Canada’s role in the struggle between human rights and corporate rights
When we think about international development and its goal of improving the standard of living of people in the global south, we really need to start at home and look at how our own country’s policies – particularly trade policies – affect human rights.
Canada and the countries with which we have signed International Investment Agreements (IIAs) are also signatories to numerous human rights treaties. Yet in spite of article 103 of the United Nations Charter stating that human rights obligations shall prevail when there is a conflict between human rights treaties and other agreements, it is the trade agreements that enjoy strong enforcement mechanisms.
A strong case in point is the International Investment Agreement Canada implemented with Colombia in 2011. The Canada-Colombia Free Trade Agreement (CCOFTA) is just one of 57 IIAs signed by Canada as of January 1 2015. Like other agreements, the CCOFTA promotes market liberalization, privatization and deregulation, but it differs from the others in that it also requires a yearly report on the agreement’s impact on human rights.
Colombia’s tarnished human rights record includes the dismal status of leading the world in killings of trade unionists. But the country also contains extensive mineral and oil deposits that Canada’s extractive industry was hungering to get a bigger slice of. Adding the annual Human Rights Impact Assessment (HRIA) was the then-opposition Liberal’s price for endorsing the Conservative government’s treaty with Colombia.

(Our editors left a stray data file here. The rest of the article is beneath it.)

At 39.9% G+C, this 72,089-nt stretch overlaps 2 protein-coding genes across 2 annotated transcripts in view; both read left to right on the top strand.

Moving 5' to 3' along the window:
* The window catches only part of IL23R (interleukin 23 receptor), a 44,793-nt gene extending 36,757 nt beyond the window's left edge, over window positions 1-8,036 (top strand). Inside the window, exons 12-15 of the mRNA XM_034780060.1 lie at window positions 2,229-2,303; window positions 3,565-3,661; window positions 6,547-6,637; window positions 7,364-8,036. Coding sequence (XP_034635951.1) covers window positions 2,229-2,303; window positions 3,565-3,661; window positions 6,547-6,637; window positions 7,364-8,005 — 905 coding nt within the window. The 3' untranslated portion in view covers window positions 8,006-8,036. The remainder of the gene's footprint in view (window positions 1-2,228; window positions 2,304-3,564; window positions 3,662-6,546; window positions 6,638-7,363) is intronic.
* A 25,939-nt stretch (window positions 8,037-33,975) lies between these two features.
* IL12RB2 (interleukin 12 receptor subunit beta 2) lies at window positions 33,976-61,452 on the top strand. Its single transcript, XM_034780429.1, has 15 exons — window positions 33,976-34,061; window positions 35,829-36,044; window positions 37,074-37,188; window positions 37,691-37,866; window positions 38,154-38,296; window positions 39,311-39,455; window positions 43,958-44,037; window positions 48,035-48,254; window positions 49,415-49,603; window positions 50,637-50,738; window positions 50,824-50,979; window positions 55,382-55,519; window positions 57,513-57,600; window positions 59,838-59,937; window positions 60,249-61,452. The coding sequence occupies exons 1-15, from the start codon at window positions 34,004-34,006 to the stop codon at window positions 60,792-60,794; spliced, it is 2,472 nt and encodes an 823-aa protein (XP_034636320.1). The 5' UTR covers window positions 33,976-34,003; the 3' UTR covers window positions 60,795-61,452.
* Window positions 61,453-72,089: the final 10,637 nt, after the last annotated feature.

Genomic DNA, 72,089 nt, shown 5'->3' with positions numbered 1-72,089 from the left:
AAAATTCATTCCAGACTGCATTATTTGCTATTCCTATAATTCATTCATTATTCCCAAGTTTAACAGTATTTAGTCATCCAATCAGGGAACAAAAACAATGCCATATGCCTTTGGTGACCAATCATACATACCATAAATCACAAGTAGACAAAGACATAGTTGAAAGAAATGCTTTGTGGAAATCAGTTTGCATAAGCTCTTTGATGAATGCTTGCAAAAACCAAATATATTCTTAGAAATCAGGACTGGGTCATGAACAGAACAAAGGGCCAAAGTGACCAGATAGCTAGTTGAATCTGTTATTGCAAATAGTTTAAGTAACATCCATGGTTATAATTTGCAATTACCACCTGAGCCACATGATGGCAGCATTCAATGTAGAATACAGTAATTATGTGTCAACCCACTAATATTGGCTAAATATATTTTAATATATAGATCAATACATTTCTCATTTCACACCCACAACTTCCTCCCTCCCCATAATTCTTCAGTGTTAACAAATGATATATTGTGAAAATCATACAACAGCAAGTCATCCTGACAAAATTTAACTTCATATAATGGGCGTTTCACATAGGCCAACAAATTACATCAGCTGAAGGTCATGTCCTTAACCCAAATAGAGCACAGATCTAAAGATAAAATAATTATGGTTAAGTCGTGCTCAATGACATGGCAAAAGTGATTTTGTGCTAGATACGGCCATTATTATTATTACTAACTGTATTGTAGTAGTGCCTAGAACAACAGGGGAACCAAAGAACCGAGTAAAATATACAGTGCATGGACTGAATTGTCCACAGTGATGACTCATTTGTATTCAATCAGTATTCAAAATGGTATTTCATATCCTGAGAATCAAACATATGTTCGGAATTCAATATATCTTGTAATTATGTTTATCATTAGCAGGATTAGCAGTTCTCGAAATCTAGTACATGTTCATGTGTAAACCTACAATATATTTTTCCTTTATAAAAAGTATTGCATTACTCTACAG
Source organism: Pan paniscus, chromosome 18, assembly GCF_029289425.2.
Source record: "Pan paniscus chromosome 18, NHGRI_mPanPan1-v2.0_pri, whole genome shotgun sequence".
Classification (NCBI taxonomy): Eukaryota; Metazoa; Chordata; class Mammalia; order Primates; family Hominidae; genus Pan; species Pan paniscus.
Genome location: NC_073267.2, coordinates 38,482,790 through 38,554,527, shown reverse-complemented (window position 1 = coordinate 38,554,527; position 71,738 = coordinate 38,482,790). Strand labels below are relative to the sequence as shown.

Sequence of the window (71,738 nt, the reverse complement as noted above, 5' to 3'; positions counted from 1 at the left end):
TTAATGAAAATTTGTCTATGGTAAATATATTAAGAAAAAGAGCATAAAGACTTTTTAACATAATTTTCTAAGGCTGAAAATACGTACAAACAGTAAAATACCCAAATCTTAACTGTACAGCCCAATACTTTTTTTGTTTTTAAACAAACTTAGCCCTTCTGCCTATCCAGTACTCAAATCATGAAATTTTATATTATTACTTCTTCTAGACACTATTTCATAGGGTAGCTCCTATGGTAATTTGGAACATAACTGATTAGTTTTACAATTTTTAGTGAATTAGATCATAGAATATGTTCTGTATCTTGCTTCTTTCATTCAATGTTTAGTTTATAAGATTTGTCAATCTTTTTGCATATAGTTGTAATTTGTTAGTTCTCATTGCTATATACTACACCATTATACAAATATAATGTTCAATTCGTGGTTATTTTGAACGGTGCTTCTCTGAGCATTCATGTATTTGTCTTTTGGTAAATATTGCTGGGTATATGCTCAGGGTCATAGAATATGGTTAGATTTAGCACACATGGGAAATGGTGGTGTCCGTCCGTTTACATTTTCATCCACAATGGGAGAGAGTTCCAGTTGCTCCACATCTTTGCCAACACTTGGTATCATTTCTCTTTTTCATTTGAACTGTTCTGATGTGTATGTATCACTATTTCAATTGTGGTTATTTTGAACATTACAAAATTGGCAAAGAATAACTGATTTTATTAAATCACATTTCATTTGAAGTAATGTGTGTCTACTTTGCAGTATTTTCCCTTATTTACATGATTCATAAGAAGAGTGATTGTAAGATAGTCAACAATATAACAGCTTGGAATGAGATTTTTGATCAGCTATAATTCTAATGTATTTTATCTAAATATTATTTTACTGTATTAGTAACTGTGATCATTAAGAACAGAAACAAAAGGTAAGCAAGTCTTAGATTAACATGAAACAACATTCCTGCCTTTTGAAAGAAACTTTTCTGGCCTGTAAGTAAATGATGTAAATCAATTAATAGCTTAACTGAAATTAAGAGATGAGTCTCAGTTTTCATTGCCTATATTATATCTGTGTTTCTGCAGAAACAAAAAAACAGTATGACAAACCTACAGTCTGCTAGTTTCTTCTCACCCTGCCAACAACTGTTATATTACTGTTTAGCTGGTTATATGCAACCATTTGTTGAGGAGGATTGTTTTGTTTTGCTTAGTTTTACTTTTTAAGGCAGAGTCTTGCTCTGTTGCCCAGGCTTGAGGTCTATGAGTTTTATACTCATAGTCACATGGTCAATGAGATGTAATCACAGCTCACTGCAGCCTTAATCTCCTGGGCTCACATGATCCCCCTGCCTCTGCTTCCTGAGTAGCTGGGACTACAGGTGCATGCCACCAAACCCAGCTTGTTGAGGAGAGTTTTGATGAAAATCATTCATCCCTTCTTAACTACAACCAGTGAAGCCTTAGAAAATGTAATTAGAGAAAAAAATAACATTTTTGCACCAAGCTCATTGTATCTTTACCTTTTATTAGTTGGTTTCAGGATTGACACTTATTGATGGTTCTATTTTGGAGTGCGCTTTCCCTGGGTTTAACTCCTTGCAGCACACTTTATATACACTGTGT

A recent report by the Canadian Council for International Cooperation’s Colombia Working Group found that the HRIA reports filed by the Canadian government annually since 2011 do not even examine the human rights impact of Canadian investment in the extractive industry.
The CCOFTA provides generous investment protections for the Canadian extractive industry investment with investor-state arbitration provisions to guarantee those rights, but only voluntary and unenforceable provisions for corporate social responsibility.
With the recent signing of the Trans Pacific Partnership, the new government of Prime Minister Justin Trudeau appears to signal a continued commitment to free trade and the enshrining of corporate rights. In his mandate letter to International Development Minister Marie-Claude Bibeau, Prime Minister Trudeau states that a priority of her ministry must be to “Refocus Canada’s development assistance on helping the poorest and most vulnerable…” Putting human rights before corporate rights is one way the government could achieve this mandate.
Although International Trade Minister Chrystia Freeland has cautioned that “There is a big difference between signing and ratifying”, the Liberal Party made clear their support for free trade in their campaign platform. The Government of Canada has committed to consulting with Canadians before ratifying the agreement. If you would like to share your views on the TPP with the government, visit
http://www.international.gc.ca/trade-agreements-accords-commerciaux/agr-acc/tppptp/index.aspx?lang=eng, where the government provides an email for feedback.